These communidades de base function as extended families, praying, working and living together, and sharing their material and spiritual resources.

The more educated liberation theologians tend to speak in a dry intellectual fashion.

Gustavo Gutierrez of Peru: "Peace presupposes the establishment of justice, the defense of the rights of the poor, the punishment of oppressors, and a life free from the fear of enslavement. A benighted spiritualization has often caused us to forget the human power embedded in the Messianic prophecies and the transforming effect they might have on unjust social structures."

Enrique Dussel of Argentina: "To the degree that the Church prophetically critiques the world—be it the bourgeois or socialistic state, be it a social class or any institution—it will fulfill its role or function. To the degree that it accepts the status quo for human reasons of false prudence, which is nothing more than immobility, astuteness, or cowardice, it will sin."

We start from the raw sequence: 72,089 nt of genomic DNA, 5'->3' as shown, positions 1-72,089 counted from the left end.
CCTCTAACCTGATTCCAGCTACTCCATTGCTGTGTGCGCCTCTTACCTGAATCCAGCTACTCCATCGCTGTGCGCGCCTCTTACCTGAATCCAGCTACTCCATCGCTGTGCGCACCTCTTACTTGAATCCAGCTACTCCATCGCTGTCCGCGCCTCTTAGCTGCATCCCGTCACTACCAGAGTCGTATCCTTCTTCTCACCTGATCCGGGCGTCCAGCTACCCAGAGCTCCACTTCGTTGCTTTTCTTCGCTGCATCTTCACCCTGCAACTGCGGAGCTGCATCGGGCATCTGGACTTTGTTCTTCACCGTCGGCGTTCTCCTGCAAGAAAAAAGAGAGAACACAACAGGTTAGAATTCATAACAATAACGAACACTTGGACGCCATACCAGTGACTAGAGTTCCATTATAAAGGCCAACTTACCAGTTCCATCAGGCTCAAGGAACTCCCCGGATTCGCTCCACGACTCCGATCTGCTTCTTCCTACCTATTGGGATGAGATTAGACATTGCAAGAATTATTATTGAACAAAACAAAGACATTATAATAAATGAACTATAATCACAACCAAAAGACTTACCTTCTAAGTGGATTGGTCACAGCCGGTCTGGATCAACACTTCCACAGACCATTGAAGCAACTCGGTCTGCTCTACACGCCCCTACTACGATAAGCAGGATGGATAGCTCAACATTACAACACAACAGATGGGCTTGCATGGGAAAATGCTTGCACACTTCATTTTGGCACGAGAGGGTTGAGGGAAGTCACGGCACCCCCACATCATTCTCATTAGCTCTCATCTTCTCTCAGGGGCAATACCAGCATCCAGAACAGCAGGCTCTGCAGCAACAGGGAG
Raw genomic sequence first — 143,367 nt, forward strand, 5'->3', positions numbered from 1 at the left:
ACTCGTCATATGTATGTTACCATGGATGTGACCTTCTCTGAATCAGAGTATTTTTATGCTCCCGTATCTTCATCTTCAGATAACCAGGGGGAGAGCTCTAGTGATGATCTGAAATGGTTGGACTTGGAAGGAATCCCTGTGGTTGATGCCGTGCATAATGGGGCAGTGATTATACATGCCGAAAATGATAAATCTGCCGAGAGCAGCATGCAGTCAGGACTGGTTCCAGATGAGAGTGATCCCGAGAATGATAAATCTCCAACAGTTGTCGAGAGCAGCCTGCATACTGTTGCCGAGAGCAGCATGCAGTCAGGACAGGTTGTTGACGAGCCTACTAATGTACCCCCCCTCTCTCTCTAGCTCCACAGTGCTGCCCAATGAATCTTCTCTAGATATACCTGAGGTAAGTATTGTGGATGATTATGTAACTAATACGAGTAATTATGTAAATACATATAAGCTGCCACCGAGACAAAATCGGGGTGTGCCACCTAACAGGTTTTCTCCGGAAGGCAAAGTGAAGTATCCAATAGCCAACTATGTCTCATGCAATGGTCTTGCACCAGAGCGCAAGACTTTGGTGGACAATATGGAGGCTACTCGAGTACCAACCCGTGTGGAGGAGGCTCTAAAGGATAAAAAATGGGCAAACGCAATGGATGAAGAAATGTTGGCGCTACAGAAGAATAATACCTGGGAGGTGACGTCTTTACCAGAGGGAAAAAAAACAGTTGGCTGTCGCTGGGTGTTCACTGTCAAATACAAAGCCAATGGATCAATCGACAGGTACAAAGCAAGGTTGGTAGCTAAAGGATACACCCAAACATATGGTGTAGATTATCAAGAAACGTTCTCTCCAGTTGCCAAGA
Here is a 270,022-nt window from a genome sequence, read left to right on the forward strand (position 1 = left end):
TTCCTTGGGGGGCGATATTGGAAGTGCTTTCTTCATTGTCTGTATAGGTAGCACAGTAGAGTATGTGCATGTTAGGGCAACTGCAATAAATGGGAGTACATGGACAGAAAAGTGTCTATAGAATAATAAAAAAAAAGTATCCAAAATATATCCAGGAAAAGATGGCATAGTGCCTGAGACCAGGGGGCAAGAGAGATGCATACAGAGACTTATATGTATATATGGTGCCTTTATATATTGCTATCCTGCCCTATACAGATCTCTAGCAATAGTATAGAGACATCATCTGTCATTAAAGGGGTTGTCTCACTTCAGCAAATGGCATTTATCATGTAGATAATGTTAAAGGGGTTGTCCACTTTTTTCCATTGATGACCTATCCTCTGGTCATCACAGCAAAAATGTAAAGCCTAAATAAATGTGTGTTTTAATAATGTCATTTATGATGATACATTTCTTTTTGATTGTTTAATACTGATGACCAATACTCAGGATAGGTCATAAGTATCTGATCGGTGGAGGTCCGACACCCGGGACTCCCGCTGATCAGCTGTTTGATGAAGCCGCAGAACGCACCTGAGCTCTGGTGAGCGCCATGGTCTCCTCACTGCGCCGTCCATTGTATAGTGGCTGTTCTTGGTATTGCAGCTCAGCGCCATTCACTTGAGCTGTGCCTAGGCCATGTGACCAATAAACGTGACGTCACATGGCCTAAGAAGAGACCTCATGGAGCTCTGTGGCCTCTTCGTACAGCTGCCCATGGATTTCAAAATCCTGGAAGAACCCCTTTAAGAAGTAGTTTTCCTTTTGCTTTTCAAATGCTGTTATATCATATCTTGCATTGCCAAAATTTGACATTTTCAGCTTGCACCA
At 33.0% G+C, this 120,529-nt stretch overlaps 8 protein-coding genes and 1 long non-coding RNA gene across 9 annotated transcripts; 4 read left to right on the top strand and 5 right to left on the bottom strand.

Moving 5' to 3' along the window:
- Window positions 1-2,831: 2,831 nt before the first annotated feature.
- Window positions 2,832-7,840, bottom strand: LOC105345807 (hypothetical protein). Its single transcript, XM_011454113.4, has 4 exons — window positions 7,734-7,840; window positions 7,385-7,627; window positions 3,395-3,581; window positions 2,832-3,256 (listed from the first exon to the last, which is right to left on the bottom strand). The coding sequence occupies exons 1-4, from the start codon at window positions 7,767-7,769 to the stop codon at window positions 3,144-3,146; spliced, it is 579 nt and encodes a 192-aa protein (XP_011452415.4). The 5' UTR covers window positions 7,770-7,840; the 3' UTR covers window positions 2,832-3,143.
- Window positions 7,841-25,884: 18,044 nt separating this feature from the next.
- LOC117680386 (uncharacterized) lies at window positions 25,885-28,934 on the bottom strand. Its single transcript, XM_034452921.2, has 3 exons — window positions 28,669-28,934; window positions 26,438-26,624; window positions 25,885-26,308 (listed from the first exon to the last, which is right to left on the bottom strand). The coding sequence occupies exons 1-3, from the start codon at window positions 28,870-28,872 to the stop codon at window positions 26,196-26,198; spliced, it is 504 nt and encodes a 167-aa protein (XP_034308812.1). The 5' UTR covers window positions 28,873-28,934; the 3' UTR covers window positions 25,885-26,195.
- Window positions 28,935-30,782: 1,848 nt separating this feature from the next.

Jose Miguez Bonino, also Argentine: "The qualitative change involved in this shift to a faith that mobilizes people implies a different concept of the role of the Church and pastoral and theological interpretations."

Leonardo Boff of Brazil: "The Church as broader institution and the Church as a network of communities need not stand in mutual opposition or contradiction. The current historical situation requires that the Church be institutionally strong and united if it is to confront the authoritarian state and the totalitarian tendencies at work in that state.... At the same time, the base church community... is the vehicle of the incarnation of the gospel among the people and in the popular culture."